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Blog Review: May 16

USB Dual Mode; shifting left in automotive; Agile hardware; where are new U.S. fabs?

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Synopsys’ Eric Huang looks back at why the USB On-The-Go specification was revolutionary in getting devices talking to each other and how the shift to USB Type-C and Dual Mode means it isn’t needed anymore.

Mentor’s Andrew Macleod examines four different shift-left methodologies and the benefits of each in the context of automotive and autonomous vehicle design.

Cadence’s Paul McLellan checks out RISC-V, Agile hardware design, and two approaches that attempt lower the design cost of a chip by using generators.

SEMI’s Christian Dieseldorff looks at the state of new volume fabs in the U.S., and finds that while a few are adding capacity, don’t expect any new building on the horizon.

Arm’s Kyrylo Tkachov explains recent improvements to the GNU toolchain on Arm platforms, with a focus on increasing performance of applications built with it through updates to GCC and glibc.

Rambus’ Aharon Etengoff notes that as cryptocurrencies gain value, they become a more enticing target for theft, and points to the array of digital heists that happened just last year.

A National Instruments writer checks out the University of Warwick’s new 5G mmWave test platform, which it will use to expand research on how mmWave communications could work in connected and autonomous vehicles.

ANSYS’ Preeti Gupta, Dave Horn, and Susan Coleman reflect on getting kids interested in technology, science, and seeking opportunities.

Cadence’s Meera Collier looks at the oddness of light’s status as both a particle and wave, its quantum behavior, and a simple experiment that changes its outcome based on being observed.

Mentor’s Cristian Filip continues his series on SerDes design with an explaination of JESD COM (JCOM), a newly developed variant of Channel Operating Margin (COM).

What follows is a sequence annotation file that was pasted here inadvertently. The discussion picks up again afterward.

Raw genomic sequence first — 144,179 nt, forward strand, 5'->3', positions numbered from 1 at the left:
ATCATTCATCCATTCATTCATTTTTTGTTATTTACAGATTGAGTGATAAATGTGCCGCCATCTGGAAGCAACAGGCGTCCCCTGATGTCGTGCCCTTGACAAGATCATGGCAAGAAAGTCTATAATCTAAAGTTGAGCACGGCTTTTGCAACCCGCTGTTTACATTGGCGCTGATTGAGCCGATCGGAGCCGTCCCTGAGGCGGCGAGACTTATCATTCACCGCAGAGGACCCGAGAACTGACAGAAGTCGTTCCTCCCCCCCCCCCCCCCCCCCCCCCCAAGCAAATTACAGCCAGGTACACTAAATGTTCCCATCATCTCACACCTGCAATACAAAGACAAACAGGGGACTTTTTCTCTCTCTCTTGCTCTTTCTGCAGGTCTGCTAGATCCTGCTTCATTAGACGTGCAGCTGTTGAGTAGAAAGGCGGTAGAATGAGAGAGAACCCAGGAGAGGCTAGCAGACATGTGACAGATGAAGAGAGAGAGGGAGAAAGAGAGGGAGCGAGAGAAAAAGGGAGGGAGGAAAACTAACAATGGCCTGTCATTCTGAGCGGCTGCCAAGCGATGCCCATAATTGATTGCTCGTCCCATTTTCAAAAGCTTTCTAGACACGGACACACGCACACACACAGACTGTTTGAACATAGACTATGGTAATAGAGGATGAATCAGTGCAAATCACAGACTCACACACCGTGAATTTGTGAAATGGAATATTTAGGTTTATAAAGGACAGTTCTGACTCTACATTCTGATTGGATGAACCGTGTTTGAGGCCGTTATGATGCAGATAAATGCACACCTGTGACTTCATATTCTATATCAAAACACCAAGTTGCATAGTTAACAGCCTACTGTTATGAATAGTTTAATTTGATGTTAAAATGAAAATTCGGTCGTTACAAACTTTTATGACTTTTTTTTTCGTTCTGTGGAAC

Synopsys’ Taylor Armerding rounds up top stories on (in)security this week, including employees posting passwords online, DVR hacks, and blockchain problems.

And don’t miss the blogs featured in last week’s Low Power-High Performance newsletter:

Editor In Chief Ed Sperling contends that new compute models will require significant improvements in both speed and efficiency.

Fraunhofer’s Christoph Sohrmann observes that demand for analog electronics is growing, making it increasingly important to predict future scaling problems.

Rambus’ Frank Ferro points to bandwidth, not compute power, as the big bottleneck in many AI applications.

ANSYS’ Annapoorna Krishnaswamy explains why it’s so important to model self-heat effects and junction temperature variation.

Mentor’s Srinivas Velivala finds that for effective design rule checking, designers need to optimize set-up and documentation in addition to debugging.

Synopsys’ Gordon Cooper argues that advances in neural networks, coupled with rapidly improving cameras and functional safety requirements, require changing how automotive systems are designed.

Cadence’s Dave Pursley examines the shift from high-power, high-performance to low-power, high-performance.

Arm’s Sriram Ragunathan shows how advances in smartphone SoCs are boosting notebook PC capabilities.

Arteris IP’s Ty Garibay points out must-see technologies in the DAC 2018 IP track, from deep learning processors to eFPGAs.



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